The Folio Society was unveiled as the sponsor of the latest literary prize, opening another front in the battle between book awards on Wednesday.
The publisher of limited-edition hardback books will offer the £40,000 annual prize to a writer of UK-published English language fiction from around the world, regardless of the author’s country of origin.
The brainchild of Andrew Kidd, managing director of literary agency Aitken Alexander Associates, the Folio Prize is seen as a competitor to the Man Booker, which has faced accusations of “dumbing down” in favour of populist titles.
Mr Kidd said the publicity generated by a brief announcement last year had shown that “there is an appetite for a new initiative aimed at bringing outstanding books to public attention and more simply that storytelling still matters to people”.
The Folio’s billing as the first English language book prize to be open to writers from all over the world highlights its differences from existing awards. The Man Booker and Costa are limited to UK or Commonwealth authors, while the big US prizes such as the Pulitzer are intended for American writers.
Announcing the sponsor and academy at an event in central London, Mr Kidd downplayed the potential for conflict between the awards, saying “this notion of prizes somehow rivalling each other doesn’t make sense to me . . . More initiatives that bring more great books to more people are a good thing”.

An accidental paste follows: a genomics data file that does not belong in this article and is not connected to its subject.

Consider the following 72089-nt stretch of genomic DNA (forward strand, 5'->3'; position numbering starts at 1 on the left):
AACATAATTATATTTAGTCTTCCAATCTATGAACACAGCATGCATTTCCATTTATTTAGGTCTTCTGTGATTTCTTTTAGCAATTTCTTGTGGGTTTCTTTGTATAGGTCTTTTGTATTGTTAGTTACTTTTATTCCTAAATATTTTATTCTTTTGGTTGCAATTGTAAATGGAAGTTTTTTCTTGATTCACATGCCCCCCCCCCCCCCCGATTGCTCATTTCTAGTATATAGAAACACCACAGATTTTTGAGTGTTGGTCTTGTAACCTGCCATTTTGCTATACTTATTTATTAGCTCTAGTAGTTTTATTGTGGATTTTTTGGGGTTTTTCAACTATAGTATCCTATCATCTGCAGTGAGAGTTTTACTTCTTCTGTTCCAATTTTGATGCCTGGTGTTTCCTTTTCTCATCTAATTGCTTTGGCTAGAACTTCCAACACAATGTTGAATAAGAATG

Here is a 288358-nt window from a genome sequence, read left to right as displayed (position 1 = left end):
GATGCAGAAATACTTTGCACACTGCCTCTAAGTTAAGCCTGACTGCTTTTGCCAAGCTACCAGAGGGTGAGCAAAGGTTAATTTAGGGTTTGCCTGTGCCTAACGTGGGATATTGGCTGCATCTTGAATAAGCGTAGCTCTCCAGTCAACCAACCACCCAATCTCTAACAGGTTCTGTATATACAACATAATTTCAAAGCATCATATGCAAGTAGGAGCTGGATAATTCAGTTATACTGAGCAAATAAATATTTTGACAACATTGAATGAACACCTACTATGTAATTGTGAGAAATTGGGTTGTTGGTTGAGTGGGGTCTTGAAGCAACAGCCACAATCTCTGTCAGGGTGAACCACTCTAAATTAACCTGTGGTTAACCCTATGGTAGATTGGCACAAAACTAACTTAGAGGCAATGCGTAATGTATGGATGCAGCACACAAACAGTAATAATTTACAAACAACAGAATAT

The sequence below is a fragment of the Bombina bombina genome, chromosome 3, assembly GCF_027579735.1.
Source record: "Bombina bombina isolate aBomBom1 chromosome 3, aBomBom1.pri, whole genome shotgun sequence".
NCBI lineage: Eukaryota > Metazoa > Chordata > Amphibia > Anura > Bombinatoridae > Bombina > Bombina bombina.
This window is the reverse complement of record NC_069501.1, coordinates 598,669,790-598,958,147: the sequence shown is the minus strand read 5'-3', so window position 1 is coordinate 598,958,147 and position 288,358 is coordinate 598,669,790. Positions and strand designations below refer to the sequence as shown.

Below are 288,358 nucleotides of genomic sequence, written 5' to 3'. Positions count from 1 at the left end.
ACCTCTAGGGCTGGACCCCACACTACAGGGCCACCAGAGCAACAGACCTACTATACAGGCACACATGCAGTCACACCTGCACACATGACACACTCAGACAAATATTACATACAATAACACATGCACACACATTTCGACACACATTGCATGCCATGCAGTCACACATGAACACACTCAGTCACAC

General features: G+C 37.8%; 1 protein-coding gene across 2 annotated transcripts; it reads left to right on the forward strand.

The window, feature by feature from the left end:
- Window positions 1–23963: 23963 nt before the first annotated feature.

An innovative judging and selection process will see five judges selected annually from a stellar line-up of about 100 writers and critics who have signed up as members of the Folio Prize Academy. They include high-profile literary figures such as Pat Barker, Peter Carey, A.S. Byatt, Ian McEwan, Robert McCrum and Salman Rushdie.
The panel will consider 80 books, 60 of which are suggested by other academy members. The final 20 will be suggested by publishers, who are invited to submit five per imprint.
The prize represents a relatively large outlay for the Folio Society, which made profits in 2009 of about £1m. But Toby Hartwell, managing director, said the prize had seemed like a “natural extension” of what the company did and would be funded out of existing revenue as a marketing expense.
“I liked the idea of recognising literature of enduring value, books to be read not just in five years’ time but 100 years’ time,” he said, adding that the Society intended to be a sponsor for at least 10 years.